This means all the new MacBook Pro models now sport the same scissor-switch keyboard design seen on the 16in MacBook Pro that launched in November 2019. That keyboard design isn't actually that new - it was based on past Mac laptops and the Magic Keyboard that ships with the iMac. What really matters is that the new keyboard design replaces the problematic butterfly mechanism design used for Apple laptop keyboards since around 2016.
The butterfly mechanism enabled Apple to make the keyboard (and therefore Mac) slimmer but it seems that the design caused problems with dust getting trapped under keys and requiring expensive repairs. Read all about those MacBook keyboard problems here.
Apple admitted to the keyboard issue and offered free repairs to those affected, but the well-publicised keyboard-related problems are sure to have prevented some sales of Mac laptops. So it's no surprise that Apple has now rectified the problem - and our tests of the new style keyboard do seem to suggest as much.
Our reviewer of the 16in MacBook Pro had a lot of praise for the new keyboard design, writing: "It's softer on the fingers, and if you had sore fingers after a long typing session on the butterfly keyboard (like me), you won't have that experience on the Magic Keyboard."
The two mid-range MacBook Pro models now offer 10th generation Intel processors - you'll also find 10th generation processors in the 2020 MacBook Air (including a 1.1GHz Quad-Core Core i5 processor, Turbo Boost up to 3.5GHz).
The surprise is that Apple hasn't updated the processors inside the entry-level MacBook Pro, so those models still offer the 8th generation 1.4GHz Quad-Core Processor with Turbo Boost up to 3.9GHz.
This suggests that the gap between the MacBook Air and MacBook Pro isn't as large as it once was, so if you are choosing between the £1,299/£1,299 MacBook Air and MacBook Pro models the differences aren't all that large. You can read more about how these two MacBook models compare here.
The lack of 10th generation processor in the entry-level MacBook Pro is surprising given that Apple is actually quite late to using the 10th generation chips - many of its competitors (Acer, Asus, Dell, Lenovo, HP and so on) have already introduced 10th Ice Lake generation processors.
The entry-level MacBook Pro models have always been a step behind their more powerful siblings though. Previously those models could go for years without an update. We assume that Apple will update them at some point this year - perhaps when the rumoured 14in MacBook Pro arrives. More on that here: 14in & 16in MacBook Pro Release Date.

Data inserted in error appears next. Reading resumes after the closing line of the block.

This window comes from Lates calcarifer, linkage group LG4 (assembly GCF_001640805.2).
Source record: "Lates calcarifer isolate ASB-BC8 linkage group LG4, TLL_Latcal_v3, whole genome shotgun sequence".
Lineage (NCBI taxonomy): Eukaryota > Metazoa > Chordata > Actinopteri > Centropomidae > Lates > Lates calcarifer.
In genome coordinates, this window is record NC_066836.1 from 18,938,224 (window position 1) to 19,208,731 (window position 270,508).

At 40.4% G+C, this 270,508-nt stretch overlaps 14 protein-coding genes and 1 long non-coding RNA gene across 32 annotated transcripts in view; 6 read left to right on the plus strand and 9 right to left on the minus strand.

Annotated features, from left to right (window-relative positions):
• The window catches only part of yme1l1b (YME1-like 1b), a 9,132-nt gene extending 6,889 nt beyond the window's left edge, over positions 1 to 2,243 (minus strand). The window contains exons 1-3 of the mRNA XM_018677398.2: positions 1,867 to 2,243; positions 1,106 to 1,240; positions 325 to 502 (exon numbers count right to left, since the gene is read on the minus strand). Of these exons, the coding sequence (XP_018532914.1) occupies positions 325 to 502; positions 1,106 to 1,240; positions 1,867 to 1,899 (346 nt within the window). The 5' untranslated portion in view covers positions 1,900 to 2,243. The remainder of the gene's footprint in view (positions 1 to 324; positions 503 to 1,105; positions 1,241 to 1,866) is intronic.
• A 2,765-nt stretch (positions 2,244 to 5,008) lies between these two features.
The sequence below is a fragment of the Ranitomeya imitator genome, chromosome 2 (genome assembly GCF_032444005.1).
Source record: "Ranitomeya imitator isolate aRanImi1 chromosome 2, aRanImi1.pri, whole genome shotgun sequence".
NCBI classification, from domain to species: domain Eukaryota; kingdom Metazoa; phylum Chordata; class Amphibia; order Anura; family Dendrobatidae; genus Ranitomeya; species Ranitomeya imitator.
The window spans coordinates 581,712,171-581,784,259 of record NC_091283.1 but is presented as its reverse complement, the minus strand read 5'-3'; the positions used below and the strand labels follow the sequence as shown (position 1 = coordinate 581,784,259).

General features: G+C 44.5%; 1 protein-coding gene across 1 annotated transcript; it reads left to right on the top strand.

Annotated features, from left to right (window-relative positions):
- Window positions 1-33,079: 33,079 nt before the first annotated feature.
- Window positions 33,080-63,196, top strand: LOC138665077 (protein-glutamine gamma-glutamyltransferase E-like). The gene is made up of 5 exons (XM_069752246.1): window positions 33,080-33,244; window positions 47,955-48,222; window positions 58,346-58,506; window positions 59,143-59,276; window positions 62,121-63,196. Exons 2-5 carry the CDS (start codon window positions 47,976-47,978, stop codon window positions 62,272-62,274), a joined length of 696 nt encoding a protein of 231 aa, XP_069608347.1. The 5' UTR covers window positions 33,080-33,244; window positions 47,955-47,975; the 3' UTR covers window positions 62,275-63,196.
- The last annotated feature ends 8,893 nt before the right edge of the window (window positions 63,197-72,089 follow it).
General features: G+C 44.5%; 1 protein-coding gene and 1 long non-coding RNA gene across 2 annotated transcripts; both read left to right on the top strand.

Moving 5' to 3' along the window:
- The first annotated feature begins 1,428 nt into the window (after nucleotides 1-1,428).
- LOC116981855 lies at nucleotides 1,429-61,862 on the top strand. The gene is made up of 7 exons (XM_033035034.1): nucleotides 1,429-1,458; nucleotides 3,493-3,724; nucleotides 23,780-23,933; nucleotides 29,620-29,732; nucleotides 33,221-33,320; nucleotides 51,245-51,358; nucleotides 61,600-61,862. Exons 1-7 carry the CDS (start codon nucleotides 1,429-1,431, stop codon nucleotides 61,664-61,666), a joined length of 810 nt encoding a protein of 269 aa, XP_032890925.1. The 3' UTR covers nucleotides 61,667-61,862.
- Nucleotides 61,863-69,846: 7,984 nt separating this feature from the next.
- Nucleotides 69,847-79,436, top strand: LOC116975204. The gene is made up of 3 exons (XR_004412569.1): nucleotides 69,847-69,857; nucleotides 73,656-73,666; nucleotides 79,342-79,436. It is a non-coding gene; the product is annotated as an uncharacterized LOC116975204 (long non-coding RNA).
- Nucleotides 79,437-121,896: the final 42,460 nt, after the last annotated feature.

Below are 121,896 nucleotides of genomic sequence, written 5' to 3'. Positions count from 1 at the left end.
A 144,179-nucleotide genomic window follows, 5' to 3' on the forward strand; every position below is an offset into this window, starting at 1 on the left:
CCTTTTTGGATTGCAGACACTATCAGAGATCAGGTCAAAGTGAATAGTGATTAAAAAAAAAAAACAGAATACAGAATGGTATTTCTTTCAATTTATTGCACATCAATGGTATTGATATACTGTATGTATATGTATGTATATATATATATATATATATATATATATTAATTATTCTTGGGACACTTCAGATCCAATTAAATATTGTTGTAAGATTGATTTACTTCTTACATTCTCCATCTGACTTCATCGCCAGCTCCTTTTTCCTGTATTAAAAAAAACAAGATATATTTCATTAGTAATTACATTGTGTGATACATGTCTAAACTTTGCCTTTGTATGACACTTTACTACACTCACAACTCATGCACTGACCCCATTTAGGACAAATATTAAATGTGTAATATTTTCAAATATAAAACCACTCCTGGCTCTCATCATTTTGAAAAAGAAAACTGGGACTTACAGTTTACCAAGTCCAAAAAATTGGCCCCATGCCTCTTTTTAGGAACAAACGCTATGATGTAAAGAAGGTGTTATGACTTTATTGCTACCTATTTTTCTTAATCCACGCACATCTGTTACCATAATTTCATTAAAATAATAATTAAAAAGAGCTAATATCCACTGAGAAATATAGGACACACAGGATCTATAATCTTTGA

The addition of 16GB RAM as standard is potentially just as big as the arrival of 10th generation processors in the new MacBook Pro. Not only is this twice as much RAM this is faster 3733MHz memory compared to the 8GB 2133MHz LPDDR3 that used to feature (and still features in the entry-level models.)
Even the MacBook Air now offers 8GB 3733MHz LPDDR4X memory as standard, making those entry-level MacBook Pro's (which still only offer 8GB 2133MHz LPDDR3 RAM) even less enticing.
The new 2.0GHz Quad-Core models now offer Intel Iris Plus Graphics rather than Intel Iris Plus Graphics 655. The entry-level models still offer the Intel Iris Plus Graphics 645. These new graphics that come integrated with the Ice Lake processor is essentially the new version of the old graphics card. Apple says the new graphics are "80% faster performance over the previous generation 13in MacBook Pro for 4K video editing, faster rendering, and smoother gameplay". Needless to say we will be running tests.
The 2019 MacBook Air also features the Intel Iris Plus Graphics so it will be interesting to see how these machines compare.
It's great to see a boost to the storage in the MacBook Pro from 128GB to 256GB and 512GB, but that's not the only improvement to the storage offering.
There is now a 2TB SSD build to order option for an additional £600/$600 – snd a 4TB SSD build to order option for an additional £1,200/$1,200.